Finance Minister P Chidambaram has exuded confidence that the Rs.11,200-crore Vodafone tax dispute will be resolved within a month.
“They (Vodafone representatives) are being invited to a third round of discussions this week....they (the Central Board of Direct Taxes) expect them to come any time this week and I am looking forward to a resolution of the Vodafone issue. And I’m confident we will resolve that issue,” he told the Financial Times in an interview.
When asked whether the issue would be resolved in the next month or so, the Minister said, “I am trying to resolve it even sooner than that.’’
British telecom major Vodafone was slapped with an income tax demand notice of Rs.11,200 crore on its 2007 acquisition of Hong Kong-based Hutchison Whampoa’s stake in its Indian telecom business. The liability arose following the then Finance Minister Pranab Mukherjee amending the Income Tax Act, 1961, with retrospective effect to undo the Supreme Court judgment that had ruled in favour of the company.
Mr. Chidambaram said he was “happy that Vodafone has formally written to the government offering to engage senior government officials to find a way out of the problem. They have held two rounds of discussions with my Revenue Secretary and the Chairman of the CBDT.’’
The Minister said he was confident about resolution of the dispute soon because “for the first time, Vodafone has offered to engage the government in a discussion to find a solution rather than persist with its Notice of Arbitration.’’
The Indian government is working towards a solution based on recommendations of the Shome panel, which suggested that either the government should withdraw the retrospective tax amendment or waive the penalty in case it had to recover the taxes.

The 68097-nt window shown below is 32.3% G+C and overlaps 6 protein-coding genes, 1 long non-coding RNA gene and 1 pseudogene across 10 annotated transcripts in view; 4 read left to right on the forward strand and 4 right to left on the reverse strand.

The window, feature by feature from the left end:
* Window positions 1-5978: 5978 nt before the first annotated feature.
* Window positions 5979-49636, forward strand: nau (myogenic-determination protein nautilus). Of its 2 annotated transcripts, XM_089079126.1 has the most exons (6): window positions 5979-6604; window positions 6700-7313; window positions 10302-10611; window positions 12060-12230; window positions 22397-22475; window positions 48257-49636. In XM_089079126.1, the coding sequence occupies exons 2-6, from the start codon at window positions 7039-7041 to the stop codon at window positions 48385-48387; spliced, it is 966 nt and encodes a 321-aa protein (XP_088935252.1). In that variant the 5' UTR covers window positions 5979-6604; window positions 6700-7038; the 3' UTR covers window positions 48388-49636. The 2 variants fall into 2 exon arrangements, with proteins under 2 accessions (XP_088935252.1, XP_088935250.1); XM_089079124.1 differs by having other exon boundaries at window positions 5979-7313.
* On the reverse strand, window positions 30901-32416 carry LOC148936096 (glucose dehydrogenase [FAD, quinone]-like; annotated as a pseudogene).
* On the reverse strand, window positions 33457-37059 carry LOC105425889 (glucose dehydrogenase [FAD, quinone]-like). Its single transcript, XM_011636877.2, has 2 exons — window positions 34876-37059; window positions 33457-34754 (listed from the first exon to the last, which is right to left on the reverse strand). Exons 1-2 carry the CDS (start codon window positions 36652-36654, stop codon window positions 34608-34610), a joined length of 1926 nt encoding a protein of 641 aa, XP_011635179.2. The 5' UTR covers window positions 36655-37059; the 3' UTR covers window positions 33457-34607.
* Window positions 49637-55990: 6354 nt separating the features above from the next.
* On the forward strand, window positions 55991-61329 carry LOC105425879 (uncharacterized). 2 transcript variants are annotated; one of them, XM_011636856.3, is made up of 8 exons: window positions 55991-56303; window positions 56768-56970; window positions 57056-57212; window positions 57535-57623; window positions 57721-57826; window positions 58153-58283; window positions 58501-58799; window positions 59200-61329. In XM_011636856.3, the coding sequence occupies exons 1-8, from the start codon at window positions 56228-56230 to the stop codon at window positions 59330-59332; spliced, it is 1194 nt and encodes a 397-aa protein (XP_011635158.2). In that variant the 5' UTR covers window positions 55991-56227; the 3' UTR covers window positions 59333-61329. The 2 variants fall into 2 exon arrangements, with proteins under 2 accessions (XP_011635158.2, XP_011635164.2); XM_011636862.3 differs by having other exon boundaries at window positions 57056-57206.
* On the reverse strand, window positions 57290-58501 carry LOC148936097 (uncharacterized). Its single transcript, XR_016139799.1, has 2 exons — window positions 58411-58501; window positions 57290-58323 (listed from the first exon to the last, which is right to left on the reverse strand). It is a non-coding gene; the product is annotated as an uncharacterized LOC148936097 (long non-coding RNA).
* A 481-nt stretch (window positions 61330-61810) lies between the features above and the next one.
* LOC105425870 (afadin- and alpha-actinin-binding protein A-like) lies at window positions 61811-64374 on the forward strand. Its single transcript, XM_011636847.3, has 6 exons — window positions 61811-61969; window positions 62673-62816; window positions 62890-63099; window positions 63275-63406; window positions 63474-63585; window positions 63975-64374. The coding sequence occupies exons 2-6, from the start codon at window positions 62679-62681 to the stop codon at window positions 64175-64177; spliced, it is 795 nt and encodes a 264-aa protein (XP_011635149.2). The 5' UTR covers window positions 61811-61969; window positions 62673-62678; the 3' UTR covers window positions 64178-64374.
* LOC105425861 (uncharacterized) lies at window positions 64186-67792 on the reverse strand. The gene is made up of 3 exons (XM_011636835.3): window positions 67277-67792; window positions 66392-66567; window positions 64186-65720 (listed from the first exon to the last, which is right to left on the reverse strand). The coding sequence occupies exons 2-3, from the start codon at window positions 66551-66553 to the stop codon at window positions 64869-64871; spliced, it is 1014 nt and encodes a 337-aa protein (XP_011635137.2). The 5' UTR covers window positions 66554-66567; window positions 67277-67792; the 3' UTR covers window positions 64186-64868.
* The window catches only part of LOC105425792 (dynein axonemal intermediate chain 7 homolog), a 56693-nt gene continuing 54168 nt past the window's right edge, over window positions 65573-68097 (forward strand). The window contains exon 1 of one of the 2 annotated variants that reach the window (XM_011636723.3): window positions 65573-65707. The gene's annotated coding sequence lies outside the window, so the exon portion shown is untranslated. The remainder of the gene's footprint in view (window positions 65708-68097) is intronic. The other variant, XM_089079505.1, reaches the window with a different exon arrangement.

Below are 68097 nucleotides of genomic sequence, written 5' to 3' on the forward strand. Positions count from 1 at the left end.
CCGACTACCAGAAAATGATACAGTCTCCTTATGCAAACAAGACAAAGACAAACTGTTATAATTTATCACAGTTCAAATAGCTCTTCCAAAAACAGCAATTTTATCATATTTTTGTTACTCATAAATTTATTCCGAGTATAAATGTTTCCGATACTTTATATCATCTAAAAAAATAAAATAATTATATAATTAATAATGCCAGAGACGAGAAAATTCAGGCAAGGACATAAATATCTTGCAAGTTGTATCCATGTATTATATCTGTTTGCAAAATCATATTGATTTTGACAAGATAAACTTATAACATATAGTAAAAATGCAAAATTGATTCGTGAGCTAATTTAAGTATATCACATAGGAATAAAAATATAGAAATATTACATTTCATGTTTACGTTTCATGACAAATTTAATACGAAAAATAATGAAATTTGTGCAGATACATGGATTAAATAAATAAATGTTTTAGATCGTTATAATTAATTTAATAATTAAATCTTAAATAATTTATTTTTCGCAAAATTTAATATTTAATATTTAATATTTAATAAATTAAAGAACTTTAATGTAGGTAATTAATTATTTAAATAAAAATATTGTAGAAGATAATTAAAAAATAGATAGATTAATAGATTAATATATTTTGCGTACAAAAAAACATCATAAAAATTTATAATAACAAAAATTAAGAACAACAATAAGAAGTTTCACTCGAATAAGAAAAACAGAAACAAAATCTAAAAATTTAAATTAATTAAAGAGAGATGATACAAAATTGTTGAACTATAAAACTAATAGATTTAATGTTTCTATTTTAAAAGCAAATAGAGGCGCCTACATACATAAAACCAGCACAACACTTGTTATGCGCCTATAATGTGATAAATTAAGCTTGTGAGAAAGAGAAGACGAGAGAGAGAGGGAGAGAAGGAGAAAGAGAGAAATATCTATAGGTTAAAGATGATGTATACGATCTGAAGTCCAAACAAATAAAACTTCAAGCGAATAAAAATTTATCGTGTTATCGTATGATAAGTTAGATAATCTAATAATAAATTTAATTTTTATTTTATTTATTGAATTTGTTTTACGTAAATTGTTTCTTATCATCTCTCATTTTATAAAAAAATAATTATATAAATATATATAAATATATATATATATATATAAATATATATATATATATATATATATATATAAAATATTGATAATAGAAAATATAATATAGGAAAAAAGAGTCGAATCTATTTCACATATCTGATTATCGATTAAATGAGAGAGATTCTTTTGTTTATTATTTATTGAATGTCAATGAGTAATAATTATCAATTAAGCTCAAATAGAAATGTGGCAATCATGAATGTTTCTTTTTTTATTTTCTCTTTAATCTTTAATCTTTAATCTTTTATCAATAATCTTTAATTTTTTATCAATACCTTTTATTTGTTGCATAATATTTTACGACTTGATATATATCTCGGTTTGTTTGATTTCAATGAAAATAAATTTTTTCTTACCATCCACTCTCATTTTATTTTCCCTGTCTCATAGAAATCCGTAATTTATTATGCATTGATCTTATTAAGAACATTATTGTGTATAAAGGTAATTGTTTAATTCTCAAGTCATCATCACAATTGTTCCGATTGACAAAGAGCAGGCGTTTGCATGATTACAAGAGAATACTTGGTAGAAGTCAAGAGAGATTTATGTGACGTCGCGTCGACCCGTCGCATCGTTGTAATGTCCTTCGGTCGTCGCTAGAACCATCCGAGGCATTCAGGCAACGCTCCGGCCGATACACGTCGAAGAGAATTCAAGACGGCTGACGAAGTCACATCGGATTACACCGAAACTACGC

Withdraw spectrum guidelines
Meanwhile, Vodafone India has sought withdrawal of the recently issued guidelines for the second round of spectrum auction, terming them “illegal, discriminatory and benefiting one set of players“.
Vodafone said the guidelines were “discriminatory” in nature, as they fix the reserve price of 900Mhz at three times the price of 800Mhz, while The Telecom Regulatory Authority of India (TRAI) had recommended both these bands to be treated on a par.
“Fixing reserve price of 800 MHz band at comparatively low levels benefits a certain set of telecom operators,’’ it said in a letter to Telecom Secretary R. Chandrashekhar, while seeking withdrawal of the guidelines.
Vodafone also said auction of 900MHz spectrum included the spectrum which was now being used by the company for Mumbai, Delhi and Kolkata circles and since the same spectrum was already being used in its networks, it could not be put out for auction.